“All we like sheep have gone astray; we have all turned our own way, and the Lord has laid on him the iniquity of us all. He was oppressed, and he was afflicted, yet he did not open his mouth; like a lamb that is led to the slaughter, and like a sheep that before its shearers is silent, so he did not open his mouth.”
If we didn’t know better, we might hazard a guess that these verses were written by the Apostle Paul or one of the authors of the Gospels. But, instead, they were written some 600 or so years before the birth of Christ. They were in our reading today from the Hebrew Scripture. From Isaiah.
The Book of Isaiah is sometimes called the Fifth Gospel, which for Isaiah must feel rather like being called the Fifth Beatle. It’s called that because of the number of times it’s quoted in the NT. At Christmas time, the traditional 9 Lessons and Carols normally include readings from Isaiah. And Isaiah appears again during Lent and Holy Week.
And rather like the half dozen or so people referred to as the Fifth Beatle, the book of Isaiah as we know it is probably the work of 3, possibly 4, different authors. They are distanced by the times in Israel’s history that they are writing about. But it’s thought that our chapter today was probably written after the Babylonians destroyed Jerusalem in 587 BCE.
The suffering servant
It’s part of a passage referred to as The Suffering Servant and it starts in verse 13 of chapter 52. So, today we only get a part. As Christians we tend to be familiar with these verses. We look through our particular lens and usually take Jesus to be the suffering servant – and the Gospel writers do the same, interweaving verses from Psalm 22 and Isaiah 53 into the crucifixion narratives.
And we understand something of Jesus’ mission amongst us and the anguish that he felt, in part at least, through this very text. In the Acts of the Apostles, it’s these same verses that Philip started with to explain the good news of Jesus to the eunuch, as they were travelling through the wilderness in his chariot.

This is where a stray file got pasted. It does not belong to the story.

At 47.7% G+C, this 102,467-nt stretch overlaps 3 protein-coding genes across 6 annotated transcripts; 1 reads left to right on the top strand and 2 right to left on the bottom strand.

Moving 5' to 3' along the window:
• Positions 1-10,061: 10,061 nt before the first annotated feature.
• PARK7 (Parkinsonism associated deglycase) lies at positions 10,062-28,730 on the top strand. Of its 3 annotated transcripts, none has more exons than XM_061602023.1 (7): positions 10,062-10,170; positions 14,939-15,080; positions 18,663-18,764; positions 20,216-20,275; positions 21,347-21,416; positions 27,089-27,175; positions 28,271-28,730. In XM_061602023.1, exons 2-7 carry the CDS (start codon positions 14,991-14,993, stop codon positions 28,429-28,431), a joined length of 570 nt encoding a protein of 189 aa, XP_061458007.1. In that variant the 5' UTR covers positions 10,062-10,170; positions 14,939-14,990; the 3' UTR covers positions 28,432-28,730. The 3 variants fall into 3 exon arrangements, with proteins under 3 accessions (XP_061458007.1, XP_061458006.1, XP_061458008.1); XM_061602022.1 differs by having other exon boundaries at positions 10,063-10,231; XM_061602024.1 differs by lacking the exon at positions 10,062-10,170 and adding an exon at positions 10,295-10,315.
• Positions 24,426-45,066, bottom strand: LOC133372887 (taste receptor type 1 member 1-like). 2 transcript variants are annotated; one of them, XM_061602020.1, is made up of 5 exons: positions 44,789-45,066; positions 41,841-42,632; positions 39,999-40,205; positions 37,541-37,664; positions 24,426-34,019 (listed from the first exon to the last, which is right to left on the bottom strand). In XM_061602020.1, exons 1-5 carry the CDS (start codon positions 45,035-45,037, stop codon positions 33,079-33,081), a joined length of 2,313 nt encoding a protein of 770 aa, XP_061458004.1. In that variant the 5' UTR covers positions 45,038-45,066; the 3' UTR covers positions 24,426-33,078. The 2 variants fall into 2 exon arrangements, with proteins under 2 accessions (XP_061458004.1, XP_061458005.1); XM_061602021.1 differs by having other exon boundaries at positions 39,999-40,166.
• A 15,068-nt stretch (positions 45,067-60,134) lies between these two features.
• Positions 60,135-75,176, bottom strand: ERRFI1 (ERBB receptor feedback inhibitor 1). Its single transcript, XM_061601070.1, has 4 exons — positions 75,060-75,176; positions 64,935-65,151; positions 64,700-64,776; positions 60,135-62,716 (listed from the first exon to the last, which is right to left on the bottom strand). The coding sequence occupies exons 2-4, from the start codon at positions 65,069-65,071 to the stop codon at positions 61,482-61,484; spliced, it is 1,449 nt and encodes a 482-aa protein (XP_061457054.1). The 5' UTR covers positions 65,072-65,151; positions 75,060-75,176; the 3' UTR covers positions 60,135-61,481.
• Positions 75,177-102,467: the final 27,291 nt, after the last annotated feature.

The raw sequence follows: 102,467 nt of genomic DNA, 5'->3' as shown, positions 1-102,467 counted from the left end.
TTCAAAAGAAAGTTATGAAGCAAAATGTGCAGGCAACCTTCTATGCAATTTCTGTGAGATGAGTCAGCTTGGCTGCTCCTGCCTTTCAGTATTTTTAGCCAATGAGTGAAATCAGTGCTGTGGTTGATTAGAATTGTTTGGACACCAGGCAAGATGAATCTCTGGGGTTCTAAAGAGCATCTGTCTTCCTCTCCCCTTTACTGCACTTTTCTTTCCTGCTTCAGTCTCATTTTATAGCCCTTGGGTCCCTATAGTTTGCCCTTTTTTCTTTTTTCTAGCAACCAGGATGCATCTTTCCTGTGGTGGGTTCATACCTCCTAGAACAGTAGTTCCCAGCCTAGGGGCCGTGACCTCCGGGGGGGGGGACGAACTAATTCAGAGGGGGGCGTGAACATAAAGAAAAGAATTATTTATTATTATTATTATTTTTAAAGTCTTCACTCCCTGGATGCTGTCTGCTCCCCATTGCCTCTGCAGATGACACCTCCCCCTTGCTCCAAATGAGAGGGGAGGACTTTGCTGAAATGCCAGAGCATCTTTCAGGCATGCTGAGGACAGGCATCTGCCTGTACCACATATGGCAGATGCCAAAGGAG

But there are many other ways to read this and it’s extremely difficult to pin down exactly who the poet had in mind when he wrote these lines. And perhaps that’s the genius on display here. That the words of scripture can come alive for each of us in very different ways and in different times.
As a community
Isaiah’s original audience were probably living in Babylon, exiled there after the destruction of Jerusalem. They may have thought of Isaiah himself as being the suffering servant. But there’s a case to be made for Moses and Jeremiah too.
Or they may well have identified that figure with themselves – the people of Israel – suffering as a community rather than via an individual. Broken now, this passage brought hope that they would someday be exalted and lifted-up (52:13). They would read in these verses the promise that their present suffering ultimately served a larger purpose (53:11-12).
That view may have something to tell us today. One of the marks of the last 18 months or so of lock-down, where we’ve all had to cope with living differently, is the common cause that we have found with each other. The community spirit. The applauding of key workers, often doing roles that we previously didn’t give much significance to. We should be earnestly holding on to that way of thinking – of both suffering together and being lifted-up together.
The least expected direction
Or maybe those original readers and hearers saw in these verses a kingly, Messiah-like figure who would come and save them. Perhaps even a radically different saviour to themselves – who wasn’t even an Israelite. Earlier in Isaiah, the writer had talked, incredibly, of Cyrus of Persia being both the Lord’s shepherd and the Lord’s anointed! It was Cyrus, a person of a different culture and different faith, who decreed that Israel should return to their land and provided the funds to make it possible (44:28; 45:1-6,13. See also Ezra 1:1-11). Was Cyrus, a pagan, the Suffering Servant?
Again, perhaps we need to learn to look for inspiration and for guidance from peoples and places that we wouldn’t normally consider either. That our deliverance may come from the least expected direction too.
We make assumptions